Online and social media serve as the main source of news for the majority of 18-34 years-old. Not surprisingly, Millennials and Generation Z are the least likely generations to turn to TV, radio, or print for news.
It's becoming increasingly important for Millennials and Generation Z to apply critical thinking to the news and information they consume on a daily basis.
In a recent interview with top-ranked leadership expert and author of The Potential Principle: A Proven System for Closing the Gap Between How Good You Are and How Good You Could Be, Mark Sanborn, I asked him...
How can leaders help Millennials and Generation Z develop better critical thinking skills?
"The faster something validates our worldview, the quicker we adopt that point," says Sanborn. He continued, "The lack of critical thinking is preventing [Millennials and Generation Z] from building confidence to earn success and reach their highest potential."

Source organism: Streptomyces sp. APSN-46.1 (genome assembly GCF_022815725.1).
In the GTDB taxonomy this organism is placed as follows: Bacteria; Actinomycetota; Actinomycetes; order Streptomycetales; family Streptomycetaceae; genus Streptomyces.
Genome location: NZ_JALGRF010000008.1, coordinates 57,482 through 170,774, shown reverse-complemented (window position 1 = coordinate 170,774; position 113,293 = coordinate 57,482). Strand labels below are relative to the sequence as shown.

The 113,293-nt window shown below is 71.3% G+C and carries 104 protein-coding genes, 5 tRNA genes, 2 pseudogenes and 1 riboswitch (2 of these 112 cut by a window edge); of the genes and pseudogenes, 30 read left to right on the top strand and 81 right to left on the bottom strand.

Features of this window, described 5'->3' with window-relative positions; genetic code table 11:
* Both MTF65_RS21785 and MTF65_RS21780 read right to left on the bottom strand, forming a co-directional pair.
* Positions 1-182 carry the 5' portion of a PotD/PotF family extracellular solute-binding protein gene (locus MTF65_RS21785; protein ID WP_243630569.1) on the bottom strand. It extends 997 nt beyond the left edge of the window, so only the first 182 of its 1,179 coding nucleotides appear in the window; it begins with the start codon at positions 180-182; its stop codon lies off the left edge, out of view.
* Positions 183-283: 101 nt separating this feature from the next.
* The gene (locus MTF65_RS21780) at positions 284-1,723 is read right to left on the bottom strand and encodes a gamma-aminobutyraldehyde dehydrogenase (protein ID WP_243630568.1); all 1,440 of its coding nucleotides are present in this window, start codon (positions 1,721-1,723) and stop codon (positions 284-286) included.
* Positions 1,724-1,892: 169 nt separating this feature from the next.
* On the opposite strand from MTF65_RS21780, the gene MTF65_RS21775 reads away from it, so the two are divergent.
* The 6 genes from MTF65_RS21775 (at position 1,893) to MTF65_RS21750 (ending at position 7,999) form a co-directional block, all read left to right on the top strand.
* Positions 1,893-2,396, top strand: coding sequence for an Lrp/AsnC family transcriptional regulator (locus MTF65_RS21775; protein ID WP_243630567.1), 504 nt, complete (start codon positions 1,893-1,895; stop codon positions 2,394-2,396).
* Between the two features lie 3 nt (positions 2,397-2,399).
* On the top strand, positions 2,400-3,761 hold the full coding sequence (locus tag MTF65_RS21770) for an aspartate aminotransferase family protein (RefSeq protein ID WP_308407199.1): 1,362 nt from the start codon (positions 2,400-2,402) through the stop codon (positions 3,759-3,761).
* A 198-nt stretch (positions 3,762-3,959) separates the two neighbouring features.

2 Simple Steps for Improved Critical Thinking
1. Get the Facts
Sanborn describes the basic tenants of critical thinking as...
- Says who?
- How do they know?
"Just as easy as it is to access the wrong info, it's easy to background a question," says Sanborn. Sanborn suggests checking various verification sites like Snopes to check facts and verify information.
2. Interpret the Facts
"Everyone is influenced by culture and media. We don't really think for ourselves, we use inputs from others like our parents, friends, teachers, etc. who are a product of their parents, friends, teachers, pastors, and authors," says Sanborn.
Unfortunately, most of the time people are not looking for information, they are looking for validation. In order to develop better critical thinking skills, Sanborn suggests...
- Ask yourself: Am I looking for validation or information?
- If you are looking for validation, ask yourself: Why?
If you are not willing to examine your beliefs, you are not thinking critically. Sanborn says, "Most [people's] thinking today is getting information--often opinion based--and then using that to validate their emotions rather than to educate their thinking."
Sanborn concluded, "We are entitled to our own opinions but not to our own facts. Critical thinking is getting the facts and then making your own interpretation of those facts."
Listen to my full interview with Sanborn here.